For Kids and Parents

350 is an important number for understanding our planet, global warming, and where we get to in order to stop the big problems that we face.  Parents, if your kids have been part of our school outreach, ask your kids what it means!  If they need a little bit of help, see what is 350?.

Looking for the letter sent to the parents of kids at Barnard Environmental Magnet School?  See here.

Kids, you have an important part to play in saving our planet!  Here are some things you can do yourself and things you can do with your parents:

Moving Planet will be a day to put our demands for climate action into motion—marching, biking, skating—calling for the world to go beyond fossil fuels.

                                               See: Moving Planet in Connecticut!

WHY:
For too long, our leaders have denied and delayed, compromised and caved. That era must come to an end: it’s time to get moving on the climate crisis.
WHERE: All over the world, the USA, cities and towns in CT and www.350ct.org on the New Haven Green
WHEN: September 24, 2011 – starting at 4pm.
WHO: You, your friends, your family, your neighbors

        Have FUN, learn tons, and help our communities Move Beyond Fossil Fuels

Main Events
4pm Critical Mass Bike Ride leaving from the New Haven Green
5pm Rally and Massive Picture on the New Haven Green with Community and Political Leaders.  If you can’t make it to any other part of the day, come for this!
8pm Outdoor Screening of Wall-E Powered by Bikes, New Haven Green

For a complete listing of the final schedule on Sept 24th be sure to check back on:
www.350ct.org
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Why focus on moving beyond fossil fuels?
The global fossil fuel infrastructure is a threat to our future everywhere, and a common target for our movement. It’s polluting our oceans, our land, our communities, our air, and our children’s lungs. It’s corrupting our politics with over $600 billion in subsidies globally, and hundreds of millions in campaign contributions in the United States in the last 10 years. And looming largest, the continued burning of coal and oil is what will tip climate change into climate catastrophe – getting off fossil fuels is the number one thing we need to do to get below 350ppm.  Fossil fuels connect to many issues—sustainable agriculture, transportation, and water to name a few.  But please don’t feel limited by this focus, and feel free to organize around the climate issue most relevant to where you are.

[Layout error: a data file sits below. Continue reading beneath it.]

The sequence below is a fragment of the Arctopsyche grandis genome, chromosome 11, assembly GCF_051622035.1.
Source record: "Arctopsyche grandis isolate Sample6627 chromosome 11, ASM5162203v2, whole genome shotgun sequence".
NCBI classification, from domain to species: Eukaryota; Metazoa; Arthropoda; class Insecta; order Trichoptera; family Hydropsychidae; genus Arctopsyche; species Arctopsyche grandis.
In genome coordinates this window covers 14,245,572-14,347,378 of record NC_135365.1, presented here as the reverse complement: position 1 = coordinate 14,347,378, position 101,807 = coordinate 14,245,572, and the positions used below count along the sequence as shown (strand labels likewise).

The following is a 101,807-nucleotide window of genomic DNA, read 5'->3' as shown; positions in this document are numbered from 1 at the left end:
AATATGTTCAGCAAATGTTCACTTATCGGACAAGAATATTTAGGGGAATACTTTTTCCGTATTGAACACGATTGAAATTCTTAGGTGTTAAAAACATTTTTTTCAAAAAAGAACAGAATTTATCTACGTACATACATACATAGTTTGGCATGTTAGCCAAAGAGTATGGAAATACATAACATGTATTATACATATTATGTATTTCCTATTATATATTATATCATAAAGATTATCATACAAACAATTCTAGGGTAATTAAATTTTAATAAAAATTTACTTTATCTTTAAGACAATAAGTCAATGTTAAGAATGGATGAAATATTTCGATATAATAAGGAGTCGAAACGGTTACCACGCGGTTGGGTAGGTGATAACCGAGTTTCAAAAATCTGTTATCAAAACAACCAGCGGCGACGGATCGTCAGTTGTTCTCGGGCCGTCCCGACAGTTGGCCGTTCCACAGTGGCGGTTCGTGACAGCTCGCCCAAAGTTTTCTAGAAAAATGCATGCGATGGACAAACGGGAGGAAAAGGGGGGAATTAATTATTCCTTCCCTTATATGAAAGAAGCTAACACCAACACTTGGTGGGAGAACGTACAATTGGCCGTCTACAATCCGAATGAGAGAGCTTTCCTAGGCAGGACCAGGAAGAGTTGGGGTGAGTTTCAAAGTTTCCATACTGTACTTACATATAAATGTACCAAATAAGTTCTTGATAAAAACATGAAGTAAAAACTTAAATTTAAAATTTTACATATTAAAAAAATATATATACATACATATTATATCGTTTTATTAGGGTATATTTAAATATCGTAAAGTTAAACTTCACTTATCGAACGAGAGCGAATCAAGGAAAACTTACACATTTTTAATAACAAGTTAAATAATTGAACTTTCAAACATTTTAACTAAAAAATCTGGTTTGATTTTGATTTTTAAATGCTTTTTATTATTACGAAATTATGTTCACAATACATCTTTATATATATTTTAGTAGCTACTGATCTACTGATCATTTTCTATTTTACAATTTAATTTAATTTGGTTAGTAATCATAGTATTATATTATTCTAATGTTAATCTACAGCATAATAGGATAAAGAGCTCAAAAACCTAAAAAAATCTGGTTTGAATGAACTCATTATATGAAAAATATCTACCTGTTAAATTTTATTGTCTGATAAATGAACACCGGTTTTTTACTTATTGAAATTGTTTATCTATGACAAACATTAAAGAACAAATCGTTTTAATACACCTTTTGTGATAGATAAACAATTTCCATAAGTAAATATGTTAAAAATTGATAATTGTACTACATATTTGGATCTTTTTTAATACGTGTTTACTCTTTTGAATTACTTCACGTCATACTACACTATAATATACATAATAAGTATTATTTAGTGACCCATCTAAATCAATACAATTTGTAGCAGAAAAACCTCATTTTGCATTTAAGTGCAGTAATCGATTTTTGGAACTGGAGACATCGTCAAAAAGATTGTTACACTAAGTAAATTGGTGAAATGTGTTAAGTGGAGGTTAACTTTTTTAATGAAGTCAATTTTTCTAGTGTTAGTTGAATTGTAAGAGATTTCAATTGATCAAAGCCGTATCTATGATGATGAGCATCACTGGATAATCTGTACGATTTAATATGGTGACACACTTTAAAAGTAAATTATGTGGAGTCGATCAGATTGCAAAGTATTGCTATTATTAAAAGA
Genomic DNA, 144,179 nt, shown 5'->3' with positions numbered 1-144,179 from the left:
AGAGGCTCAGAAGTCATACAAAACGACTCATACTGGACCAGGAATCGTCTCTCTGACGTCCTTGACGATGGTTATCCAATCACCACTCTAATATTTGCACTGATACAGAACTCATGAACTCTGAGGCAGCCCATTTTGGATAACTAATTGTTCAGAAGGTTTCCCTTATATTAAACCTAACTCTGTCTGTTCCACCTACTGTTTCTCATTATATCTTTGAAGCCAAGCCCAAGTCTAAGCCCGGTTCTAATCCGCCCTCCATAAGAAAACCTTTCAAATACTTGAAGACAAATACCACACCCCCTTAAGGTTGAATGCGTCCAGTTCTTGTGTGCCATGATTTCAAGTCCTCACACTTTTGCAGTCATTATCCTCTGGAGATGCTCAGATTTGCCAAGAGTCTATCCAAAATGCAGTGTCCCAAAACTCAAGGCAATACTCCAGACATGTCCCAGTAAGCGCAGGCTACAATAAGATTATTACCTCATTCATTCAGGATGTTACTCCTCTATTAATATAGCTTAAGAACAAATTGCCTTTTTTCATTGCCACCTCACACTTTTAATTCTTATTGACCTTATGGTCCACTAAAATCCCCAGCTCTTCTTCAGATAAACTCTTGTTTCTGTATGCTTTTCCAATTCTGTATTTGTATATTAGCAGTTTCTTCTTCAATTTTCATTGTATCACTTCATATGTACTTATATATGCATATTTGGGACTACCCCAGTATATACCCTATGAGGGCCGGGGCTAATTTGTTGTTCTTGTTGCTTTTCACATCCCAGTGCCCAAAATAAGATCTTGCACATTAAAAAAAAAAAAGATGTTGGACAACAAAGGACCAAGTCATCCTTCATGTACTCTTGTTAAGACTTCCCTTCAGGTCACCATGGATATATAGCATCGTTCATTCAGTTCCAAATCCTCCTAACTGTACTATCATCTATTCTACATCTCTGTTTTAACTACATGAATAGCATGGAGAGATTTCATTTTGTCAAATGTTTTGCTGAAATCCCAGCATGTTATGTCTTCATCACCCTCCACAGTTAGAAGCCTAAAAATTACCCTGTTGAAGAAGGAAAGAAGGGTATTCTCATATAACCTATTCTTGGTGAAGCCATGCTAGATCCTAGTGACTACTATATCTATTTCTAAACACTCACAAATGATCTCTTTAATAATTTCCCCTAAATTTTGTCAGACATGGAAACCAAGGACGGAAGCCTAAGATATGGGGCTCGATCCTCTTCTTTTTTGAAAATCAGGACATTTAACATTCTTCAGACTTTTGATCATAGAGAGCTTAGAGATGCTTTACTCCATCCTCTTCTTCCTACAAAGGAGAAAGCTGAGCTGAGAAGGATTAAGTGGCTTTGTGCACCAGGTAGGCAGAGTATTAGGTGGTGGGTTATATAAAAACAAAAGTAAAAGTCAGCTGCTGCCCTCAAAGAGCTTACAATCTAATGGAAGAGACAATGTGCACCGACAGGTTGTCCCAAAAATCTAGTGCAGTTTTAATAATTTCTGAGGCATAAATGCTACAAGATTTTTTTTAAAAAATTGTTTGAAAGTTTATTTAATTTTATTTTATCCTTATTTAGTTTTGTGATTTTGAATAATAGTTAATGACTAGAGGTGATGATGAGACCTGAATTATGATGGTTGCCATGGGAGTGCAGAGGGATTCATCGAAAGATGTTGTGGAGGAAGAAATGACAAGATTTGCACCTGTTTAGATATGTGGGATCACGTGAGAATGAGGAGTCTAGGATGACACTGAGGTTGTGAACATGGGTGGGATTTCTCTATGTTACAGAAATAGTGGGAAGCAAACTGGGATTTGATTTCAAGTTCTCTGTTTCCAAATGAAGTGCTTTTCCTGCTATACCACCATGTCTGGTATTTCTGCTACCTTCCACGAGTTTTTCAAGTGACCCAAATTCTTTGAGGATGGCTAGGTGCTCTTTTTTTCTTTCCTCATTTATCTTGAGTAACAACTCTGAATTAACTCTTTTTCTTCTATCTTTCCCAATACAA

Resources
How to Make a Difference

(And lower your Environmental Footprint and save money)
Greenhouse Gases in America are generated from the following sources:
40% – The Built Environment (our houses, apartments, factories, offices, stores)
30% – Transportation (our cars, the buses, trains, airplanes
10% – Food (growing, processing, transporting what we eat)

Things you can do (in New Haven) in each of the above areas:

The Built Environment: (http://www.cityofnewhaven.com/Sustainability/GHHI/Preview/)
1. Get a Free Home Energy Solutions Energy Assessment:
The Home Energy Solutions program is completed by an approved contractor of the CT Energy Efficiency Fund
2. Get a Free Programmable Thermostat:
For income-eligible households, the Yale Community Carbon Fund will provide a free programmable thermostat during the energy assessment. Note: A home energy assessment is required at the same time as this service.
3. Free Street Tree:
The Urban Resources Initiative will plant a street tree in front of your home if the location is suitable. The tree will require occasional watering.

Transportation
(http://www.yale.edu/transportationoptions/choicematters/resources.html)
1. Reduce your VMT (Vehicular Miles Traveled)
Car pool, plan your trips
2. Ride a bike as often as possible
Riding will help you become more physically fit. The more riders on the road, the safer it becomes.
3. Drive the speed limit or use cruise control
The faster you go, (in general) the worse your gas mileage. Avoid fast accelerations

Food: (http://www.ctnofa.org/)
1. Reduce your meat consumption
Industrial scale meat processing plants are large GHG emitters
2. Buy local fresh produce and eat what is in season
Purchasing food at farmers’ markets and through CSAs also stimulates the economy
3. Eat foods that your grandmother would recognize
Large amount of GHG are generated through the excessive processing of foods.

For more information on these resources contact:
Jonathan Gorham [email protected]
2010 Governor’s Climate Change Leadership Awardee
Chair, Woodbridge Clean Energy Initiative Task Force
Development Director, Massaro Community Farm

To stay involved with Climate Change actions, please sign up at: www.350ct.org

 

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